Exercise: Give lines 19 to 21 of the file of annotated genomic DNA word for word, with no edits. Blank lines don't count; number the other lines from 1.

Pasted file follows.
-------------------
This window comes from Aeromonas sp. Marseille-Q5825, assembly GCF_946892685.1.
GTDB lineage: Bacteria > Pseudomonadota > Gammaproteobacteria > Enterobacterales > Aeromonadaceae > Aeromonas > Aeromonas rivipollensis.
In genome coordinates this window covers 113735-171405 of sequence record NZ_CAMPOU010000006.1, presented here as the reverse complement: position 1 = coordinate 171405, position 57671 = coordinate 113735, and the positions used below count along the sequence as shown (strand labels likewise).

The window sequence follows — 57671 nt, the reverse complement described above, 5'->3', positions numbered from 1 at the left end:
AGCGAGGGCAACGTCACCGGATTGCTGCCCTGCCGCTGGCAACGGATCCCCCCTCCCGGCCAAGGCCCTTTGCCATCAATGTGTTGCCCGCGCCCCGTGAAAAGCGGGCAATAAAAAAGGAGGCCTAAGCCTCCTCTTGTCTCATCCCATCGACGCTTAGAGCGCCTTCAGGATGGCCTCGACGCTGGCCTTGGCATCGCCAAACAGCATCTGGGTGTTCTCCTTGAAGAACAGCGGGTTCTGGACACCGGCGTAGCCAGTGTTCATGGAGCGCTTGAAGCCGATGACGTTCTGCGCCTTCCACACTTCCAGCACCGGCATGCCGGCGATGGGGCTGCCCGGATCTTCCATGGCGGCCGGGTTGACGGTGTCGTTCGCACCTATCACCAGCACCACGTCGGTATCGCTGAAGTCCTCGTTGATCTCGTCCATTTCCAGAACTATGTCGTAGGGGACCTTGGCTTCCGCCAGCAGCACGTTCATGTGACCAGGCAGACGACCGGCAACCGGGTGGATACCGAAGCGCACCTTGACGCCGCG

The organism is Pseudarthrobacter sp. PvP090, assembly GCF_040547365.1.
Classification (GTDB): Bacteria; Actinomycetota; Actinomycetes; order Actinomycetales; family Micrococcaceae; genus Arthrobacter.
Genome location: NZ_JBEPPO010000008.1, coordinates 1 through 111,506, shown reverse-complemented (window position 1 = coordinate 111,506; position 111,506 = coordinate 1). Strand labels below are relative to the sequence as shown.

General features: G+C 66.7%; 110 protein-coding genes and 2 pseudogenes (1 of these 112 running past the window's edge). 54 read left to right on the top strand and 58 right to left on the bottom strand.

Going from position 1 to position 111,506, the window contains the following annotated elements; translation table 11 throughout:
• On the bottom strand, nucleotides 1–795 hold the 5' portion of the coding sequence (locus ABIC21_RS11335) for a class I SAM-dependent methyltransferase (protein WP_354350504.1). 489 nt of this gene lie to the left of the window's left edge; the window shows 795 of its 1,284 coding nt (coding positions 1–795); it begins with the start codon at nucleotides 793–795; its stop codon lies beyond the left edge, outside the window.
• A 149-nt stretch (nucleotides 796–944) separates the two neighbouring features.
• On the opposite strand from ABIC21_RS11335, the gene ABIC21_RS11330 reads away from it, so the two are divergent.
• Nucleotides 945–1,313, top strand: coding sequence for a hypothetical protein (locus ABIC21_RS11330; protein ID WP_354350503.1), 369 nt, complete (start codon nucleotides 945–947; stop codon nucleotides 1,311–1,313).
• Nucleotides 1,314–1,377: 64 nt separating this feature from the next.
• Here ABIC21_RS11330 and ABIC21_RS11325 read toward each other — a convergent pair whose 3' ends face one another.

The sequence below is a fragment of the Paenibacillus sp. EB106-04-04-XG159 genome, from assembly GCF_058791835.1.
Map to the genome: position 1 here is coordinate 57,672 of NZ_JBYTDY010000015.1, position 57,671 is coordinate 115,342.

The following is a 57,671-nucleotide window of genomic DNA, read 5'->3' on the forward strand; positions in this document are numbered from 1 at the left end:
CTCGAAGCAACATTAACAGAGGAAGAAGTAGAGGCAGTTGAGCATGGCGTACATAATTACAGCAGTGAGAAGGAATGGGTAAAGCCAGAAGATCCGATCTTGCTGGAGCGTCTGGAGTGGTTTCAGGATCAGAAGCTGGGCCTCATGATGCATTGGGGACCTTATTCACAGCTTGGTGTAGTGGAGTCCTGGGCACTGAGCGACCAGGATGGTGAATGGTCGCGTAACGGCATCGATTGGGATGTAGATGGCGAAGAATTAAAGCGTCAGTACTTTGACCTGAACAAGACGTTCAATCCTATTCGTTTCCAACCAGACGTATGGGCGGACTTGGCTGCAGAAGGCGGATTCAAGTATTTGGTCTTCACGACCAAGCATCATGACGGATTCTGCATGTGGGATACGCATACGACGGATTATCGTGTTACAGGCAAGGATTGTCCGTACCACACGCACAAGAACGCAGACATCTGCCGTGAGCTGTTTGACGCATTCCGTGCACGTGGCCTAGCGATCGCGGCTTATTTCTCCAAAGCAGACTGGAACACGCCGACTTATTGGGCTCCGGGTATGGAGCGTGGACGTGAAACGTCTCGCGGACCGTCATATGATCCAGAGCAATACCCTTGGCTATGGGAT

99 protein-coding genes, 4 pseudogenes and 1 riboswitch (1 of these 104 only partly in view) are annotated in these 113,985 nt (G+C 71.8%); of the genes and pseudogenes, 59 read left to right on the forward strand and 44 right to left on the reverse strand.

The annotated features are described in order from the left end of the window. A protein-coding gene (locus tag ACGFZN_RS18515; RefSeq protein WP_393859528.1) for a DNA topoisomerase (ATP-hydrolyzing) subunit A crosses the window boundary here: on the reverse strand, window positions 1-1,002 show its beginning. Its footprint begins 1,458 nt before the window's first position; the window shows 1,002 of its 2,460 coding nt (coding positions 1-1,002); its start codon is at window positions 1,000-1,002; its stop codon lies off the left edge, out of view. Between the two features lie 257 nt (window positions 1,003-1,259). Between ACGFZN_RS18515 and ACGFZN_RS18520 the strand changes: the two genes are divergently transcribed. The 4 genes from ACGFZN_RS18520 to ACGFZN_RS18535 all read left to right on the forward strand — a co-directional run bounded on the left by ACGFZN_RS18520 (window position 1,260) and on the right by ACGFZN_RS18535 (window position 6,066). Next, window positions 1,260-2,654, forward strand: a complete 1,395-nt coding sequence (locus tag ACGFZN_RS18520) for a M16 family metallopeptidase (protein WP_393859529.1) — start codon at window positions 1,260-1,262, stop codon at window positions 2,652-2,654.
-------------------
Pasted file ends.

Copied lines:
The following is a 57,671-nucleotide window of genomic DNA, read 5'->3' on the forward strand; positions in this document are numbered from 1 at the left end:
CTCGAAGCAACATTAACAGAGGAAGAAGTAGAGGCAGTTGAGCATGGCGTACATAATTACAGCAGTGAGAAGGAATGGGTAAAGCCAGAAGATCCGATCTTGCTGGAGCGTCTGGAGTGGTTTCAGGATCAGAAGCTGGGCCTCATGATGCATTGGGGACCTTATTCACAGCTTGGTGTAGTGGAGTCCTGGGCACTGAGCGACCAGGATGGTGAATGGTCGCGTAACGGCATCGATTGGGATGTAGATGGCGAAGAATTAAAGCGTCAGTACTTTGACCTGAACAAGACGTTCAATCCTATTCGTTTCCAACCAGACGTATGGGCGGACTTGGCTGCAGAAGGCGGATTCAAGTATTTGGTCTTCACGACCAAGCATCATGACGGATTCTGCATGTGGGATACGCATACGACGGATTATCGTGTTACAGGCAAGGATTGTCCGTACCACACGCACAAGAACGCAGACATCTGCCGTGAGCTGTTTGACGCATTCCGTGCACGTGGCCTAGCGATCGCGGCTTATTTCTCCAAAGCAGACTGGAACACGCCGACTTATTGGGCTCCGGGTATGGAGCGTGGACGTGAAACGTCTCGCGGACCGTCATATGATCCAGAGCAATACCCTTGGCTATGGGAT

99 protein-coding genes, 4 pseudogenes and 1 riboswitch (1 of these 104 only partly in view) are annotated in these 113,985 nt (G+C 71.8%); of the genes and pseudogenes, 59 read left to right on the forward strand and 44 right to left on the reverse strand.